What was revealed forthwith caused the man's throat to tighten and his stomach to clench. For there, lying quietly amongst the extravagant material were the very relics Erik had promised him. Christine Daaé's possessions from her time in the Opéra – most likely given up for lost many years ago.

They were as follows.

A pair of white lace gloves, the right of which had a tear in the index finger.

A silver shoe buckle, slightly rusty – perhaps from exposure to the damp in the catacombs.

Two pocket handkerchiefs made of white linen which had turned a dingy grey in their time of absence from their owner.

A roll of papers tied with a length of string – letters Christine had written to Raoul.

Well that was that. It was time. Downing the remains of his drink, the Persian made his way over to the desk and opening the little box upon its surface, he withdrew a hand carved pen, a small bottle of raven ink and a single sheet of parchment. Dipping the nib into the bottle, the Persian began to write . . .

As had become habitual in the past weeks, Christine Daaé bought the Epoque from the shop just a little way from where she and Raoul now dwelt. Every morning, her ritual in accordance to her oath to Erik, she would read the obituaries, and each time she did this, she would hope against hope that nothing had appeared. For the day that his death was announced would be the day she would have to return to the very place she wished would remain locked in her past for eternity. However, the more time that passed without any word, the more agitated and stressed she became.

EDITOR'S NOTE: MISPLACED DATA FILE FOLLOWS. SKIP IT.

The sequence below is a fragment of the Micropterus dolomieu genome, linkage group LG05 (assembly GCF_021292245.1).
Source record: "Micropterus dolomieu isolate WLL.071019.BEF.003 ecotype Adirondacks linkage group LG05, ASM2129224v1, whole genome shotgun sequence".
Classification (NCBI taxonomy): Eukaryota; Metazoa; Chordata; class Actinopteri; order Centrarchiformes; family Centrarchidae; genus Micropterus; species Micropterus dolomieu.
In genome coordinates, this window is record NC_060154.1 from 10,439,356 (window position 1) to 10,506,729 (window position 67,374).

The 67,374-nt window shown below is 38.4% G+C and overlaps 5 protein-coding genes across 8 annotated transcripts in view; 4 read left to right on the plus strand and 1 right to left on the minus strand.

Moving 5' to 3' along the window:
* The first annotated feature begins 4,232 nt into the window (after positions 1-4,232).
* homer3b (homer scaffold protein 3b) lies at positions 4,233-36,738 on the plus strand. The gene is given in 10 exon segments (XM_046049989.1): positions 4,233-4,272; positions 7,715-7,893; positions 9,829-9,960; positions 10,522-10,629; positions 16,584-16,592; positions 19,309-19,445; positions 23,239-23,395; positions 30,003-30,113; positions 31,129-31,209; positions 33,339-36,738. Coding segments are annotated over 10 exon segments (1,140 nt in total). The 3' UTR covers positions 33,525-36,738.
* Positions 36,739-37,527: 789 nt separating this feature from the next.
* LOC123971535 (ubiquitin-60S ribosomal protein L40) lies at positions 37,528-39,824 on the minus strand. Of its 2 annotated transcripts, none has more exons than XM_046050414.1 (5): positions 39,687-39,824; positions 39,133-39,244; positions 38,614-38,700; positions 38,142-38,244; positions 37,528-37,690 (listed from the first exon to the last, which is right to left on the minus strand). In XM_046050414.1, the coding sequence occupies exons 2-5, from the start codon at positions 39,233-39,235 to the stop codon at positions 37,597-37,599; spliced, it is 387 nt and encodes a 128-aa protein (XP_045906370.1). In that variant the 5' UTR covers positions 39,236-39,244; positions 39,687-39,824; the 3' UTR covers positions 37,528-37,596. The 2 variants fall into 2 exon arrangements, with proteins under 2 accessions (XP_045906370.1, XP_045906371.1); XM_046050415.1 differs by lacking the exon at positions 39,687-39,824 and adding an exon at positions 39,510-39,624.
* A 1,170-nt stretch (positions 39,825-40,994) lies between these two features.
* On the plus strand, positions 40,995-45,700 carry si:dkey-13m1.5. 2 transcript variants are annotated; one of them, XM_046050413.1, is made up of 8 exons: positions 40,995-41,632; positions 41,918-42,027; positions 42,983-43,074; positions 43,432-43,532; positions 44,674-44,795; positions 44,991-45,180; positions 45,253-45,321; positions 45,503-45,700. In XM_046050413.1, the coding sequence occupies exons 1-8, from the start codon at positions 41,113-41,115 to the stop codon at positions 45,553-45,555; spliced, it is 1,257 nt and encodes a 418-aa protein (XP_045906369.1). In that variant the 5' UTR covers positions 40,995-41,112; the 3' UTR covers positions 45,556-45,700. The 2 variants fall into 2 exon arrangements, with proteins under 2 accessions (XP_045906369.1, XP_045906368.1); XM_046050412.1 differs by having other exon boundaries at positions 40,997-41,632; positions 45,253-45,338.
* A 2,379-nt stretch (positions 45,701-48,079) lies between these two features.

The viscount, Raoul de Chagny too felt his wife's pain and despair every morning she returned from the shop, her face a mixture of relief and distress.

'Still no word?' he would say solemnly to her, trying in vain to soothe her, and she would simply reply each time with a curt shake of her pretty head and from that moment on, they would not speak or even hint of Erik until the next morning when it would run its cycle again.

And this morning it seemed, was no different from any other. The sky was a creamy blue and silver, a light chill upon the Parisian air that scattered the melodious songs of the morning birds. Christine wandered slowly back to her house along the lush green lanes, her nose buried in the newspaper. Eyes scanning quickly. Her heart heavy once more, she quickly turned to the centre where the obituaries were.

Anyone walking the way of Mame Daaé that morning would surely have been most astonished to see the young woman stop walking mid stride and stand stock still for well over five minutes. Then, with no warning whatsoever, she took off at great speed, tripping every so often as her skirts caught upon her shoes.

Raoul looked up in alarm as he heard the front door slam with such a terrific bang as to awaken everyone for miles around. He took one look at his wife's pale and drained face, her tousled hair, soiled hem and the newspaper screwed and creased in her tight fist and understood.

'Raoul . . .' she whispered, running to him and throwing her arms about his neck.

Drawing Christine to him, Raoul ushered words of comfort to her, his free hand stroking her hair, trying in vain to calm and ease her. But it appeared she would not be consoled. Weeks of prolonged agony now spilled out in torrents over her pallid face and her shoulders shook violently as she clutched desperately to her husband. She didn't know what she felt now. Grief? Terror? Relief?